German Sausages & Irish Flirting

von Felix

Wednesday there was a bring-a-dish-from-your-home-country-party, but apart from the fact that our initially sneered at frankfurters were gone in the blink of an eye there’s not much to tell. If you ever have to prepare German food for a large number of people, just buy good ol‘ sausages and mustard. That might not be as impressive as the delicious Tartiflette from France or a mouth-watering Spanish omelette, but it’s popular finger food, can be prepared within some minutes and is still tasty when it’s not warm anymore. Depending on where you are it might even be cheap. Downside: some people will assume that you can’t cook a proper meal. Don’t do it if you want to impress girls…
But enough about the grandeur of German sausages, I wanted to tell you another story.

Our way to this eating binge was more interesting. Chris and I left the house and went to the Belgard stop where we had to wait quite some time for the next Luas. Our boredom did not last long: a bunch of teenage Irish girls showed up. They were all dressed in the ubiquitous tracksuits and were really young; maybe twelve or thirteen years old. While we just stood next to the rails and waited, they were running around us, climbed the benches and used their high-pitched voices to shout annoying (ridiculous) lines at us. Chris managed to keep a straight face, I had a really hard time to hold back the laughter.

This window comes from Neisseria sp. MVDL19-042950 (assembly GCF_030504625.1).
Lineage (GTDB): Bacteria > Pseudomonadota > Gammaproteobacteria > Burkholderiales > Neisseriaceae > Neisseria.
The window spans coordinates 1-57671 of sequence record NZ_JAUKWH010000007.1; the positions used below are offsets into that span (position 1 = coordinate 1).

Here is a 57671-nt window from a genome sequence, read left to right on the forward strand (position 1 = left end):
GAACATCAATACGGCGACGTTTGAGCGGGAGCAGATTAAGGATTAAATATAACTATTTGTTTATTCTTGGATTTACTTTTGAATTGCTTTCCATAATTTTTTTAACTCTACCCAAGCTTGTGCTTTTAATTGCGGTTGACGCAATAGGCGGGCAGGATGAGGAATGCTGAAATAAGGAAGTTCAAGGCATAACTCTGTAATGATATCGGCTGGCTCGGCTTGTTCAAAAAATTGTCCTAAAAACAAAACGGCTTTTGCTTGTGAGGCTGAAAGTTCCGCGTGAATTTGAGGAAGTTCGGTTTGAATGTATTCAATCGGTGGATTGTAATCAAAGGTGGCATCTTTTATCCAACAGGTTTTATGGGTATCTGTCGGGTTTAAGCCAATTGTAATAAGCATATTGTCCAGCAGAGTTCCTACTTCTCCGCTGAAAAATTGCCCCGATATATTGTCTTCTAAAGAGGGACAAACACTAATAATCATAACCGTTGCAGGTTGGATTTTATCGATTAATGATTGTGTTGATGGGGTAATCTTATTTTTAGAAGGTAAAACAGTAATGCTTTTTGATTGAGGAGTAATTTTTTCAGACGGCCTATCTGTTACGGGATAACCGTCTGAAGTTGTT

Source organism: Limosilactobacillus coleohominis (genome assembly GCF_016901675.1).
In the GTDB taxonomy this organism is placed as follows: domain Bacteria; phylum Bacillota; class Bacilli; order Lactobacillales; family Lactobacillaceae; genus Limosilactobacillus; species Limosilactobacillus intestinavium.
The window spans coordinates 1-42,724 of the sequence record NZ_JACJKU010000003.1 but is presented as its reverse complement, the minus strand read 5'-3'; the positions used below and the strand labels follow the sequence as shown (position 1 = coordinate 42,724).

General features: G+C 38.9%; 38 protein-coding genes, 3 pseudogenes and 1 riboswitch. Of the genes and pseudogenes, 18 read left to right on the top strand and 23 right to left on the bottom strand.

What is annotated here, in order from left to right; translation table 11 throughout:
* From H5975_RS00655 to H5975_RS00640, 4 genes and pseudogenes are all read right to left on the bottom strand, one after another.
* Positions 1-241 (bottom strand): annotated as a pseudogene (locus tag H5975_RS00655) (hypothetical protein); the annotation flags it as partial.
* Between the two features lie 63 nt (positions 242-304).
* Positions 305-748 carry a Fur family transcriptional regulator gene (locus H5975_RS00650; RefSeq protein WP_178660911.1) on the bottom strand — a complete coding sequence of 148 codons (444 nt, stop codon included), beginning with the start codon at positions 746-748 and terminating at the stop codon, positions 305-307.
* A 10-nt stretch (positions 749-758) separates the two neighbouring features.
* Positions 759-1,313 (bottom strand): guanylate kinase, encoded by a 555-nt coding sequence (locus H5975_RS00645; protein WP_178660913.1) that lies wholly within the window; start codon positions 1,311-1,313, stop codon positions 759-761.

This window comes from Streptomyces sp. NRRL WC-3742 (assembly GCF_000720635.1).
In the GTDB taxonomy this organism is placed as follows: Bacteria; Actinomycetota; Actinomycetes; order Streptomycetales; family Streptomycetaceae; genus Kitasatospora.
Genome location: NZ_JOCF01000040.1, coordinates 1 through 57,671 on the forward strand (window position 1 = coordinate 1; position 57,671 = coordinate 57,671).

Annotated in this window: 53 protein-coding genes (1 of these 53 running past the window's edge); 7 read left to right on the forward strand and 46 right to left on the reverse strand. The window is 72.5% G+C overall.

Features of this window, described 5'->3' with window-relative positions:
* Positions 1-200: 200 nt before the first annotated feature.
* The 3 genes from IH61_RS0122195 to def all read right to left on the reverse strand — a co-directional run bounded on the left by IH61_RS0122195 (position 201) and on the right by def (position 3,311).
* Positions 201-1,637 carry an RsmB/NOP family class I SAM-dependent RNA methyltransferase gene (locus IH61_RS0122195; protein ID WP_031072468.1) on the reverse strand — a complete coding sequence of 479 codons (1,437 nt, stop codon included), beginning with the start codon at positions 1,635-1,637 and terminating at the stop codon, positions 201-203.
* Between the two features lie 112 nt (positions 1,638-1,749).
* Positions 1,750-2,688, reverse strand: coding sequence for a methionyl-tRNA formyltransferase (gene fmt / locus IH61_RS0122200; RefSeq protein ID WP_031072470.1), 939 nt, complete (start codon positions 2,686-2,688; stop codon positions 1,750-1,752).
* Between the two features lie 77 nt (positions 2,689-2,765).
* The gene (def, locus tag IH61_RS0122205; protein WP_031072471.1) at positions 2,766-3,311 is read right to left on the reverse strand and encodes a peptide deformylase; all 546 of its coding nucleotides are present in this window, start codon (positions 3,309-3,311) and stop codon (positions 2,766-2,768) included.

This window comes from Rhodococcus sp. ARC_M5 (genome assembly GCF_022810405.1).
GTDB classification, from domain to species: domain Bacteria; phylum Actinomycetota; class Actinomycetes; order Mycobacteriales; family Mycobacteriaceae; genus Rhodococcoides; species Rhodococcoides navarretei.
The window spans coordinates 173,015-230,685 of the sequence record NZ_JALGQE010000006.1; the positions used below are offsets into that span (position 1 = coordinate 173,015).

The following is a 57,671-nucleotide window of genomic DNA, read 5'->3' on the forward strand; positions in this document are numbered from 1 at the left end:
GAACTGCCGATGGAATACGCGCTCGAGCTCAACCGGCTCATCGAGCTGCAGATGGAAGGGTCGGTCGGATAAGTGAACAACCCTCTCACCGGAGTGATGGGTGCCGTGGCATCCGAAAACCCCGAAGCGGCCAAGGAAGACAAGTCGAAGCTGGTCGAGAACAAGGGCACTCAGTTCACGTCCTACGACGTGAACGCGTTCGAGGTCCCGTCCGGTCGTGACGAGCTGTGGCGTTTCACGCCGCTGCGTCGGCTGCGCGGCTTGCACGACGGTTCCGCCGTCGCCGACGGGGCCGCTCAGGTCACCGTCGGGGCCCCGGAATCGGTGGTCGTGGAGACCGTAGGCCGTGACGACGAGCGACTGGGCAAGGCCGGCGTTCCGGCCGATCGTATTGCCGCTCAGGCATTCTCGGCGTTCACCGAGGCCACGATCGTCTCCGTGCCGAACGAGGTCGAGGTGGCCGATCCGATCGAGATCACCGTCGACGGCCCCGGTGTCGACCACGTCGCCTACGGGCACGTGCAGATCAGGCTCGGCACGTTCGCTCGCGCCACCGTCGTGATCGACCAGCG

Then they tried to hit on us. „Can I have your number? Can I have your number?“ a girl asked me with her thick Dublin accent „I’ve got a black marker and a red one. I’ll write your number in red on my arm. Red for love.“ Gosh, this was too much for me. I don’t know what came over me, but for some reason I suddenly had to think of a song and replied: „It’s 222 2222, I got an answering machine that can talk to you.“

The rest of the evening this BossHoss song was stuck in my head:

By the way: this is a cover of De La Soul’s Ring Ring Ring (Ha Ha Hey).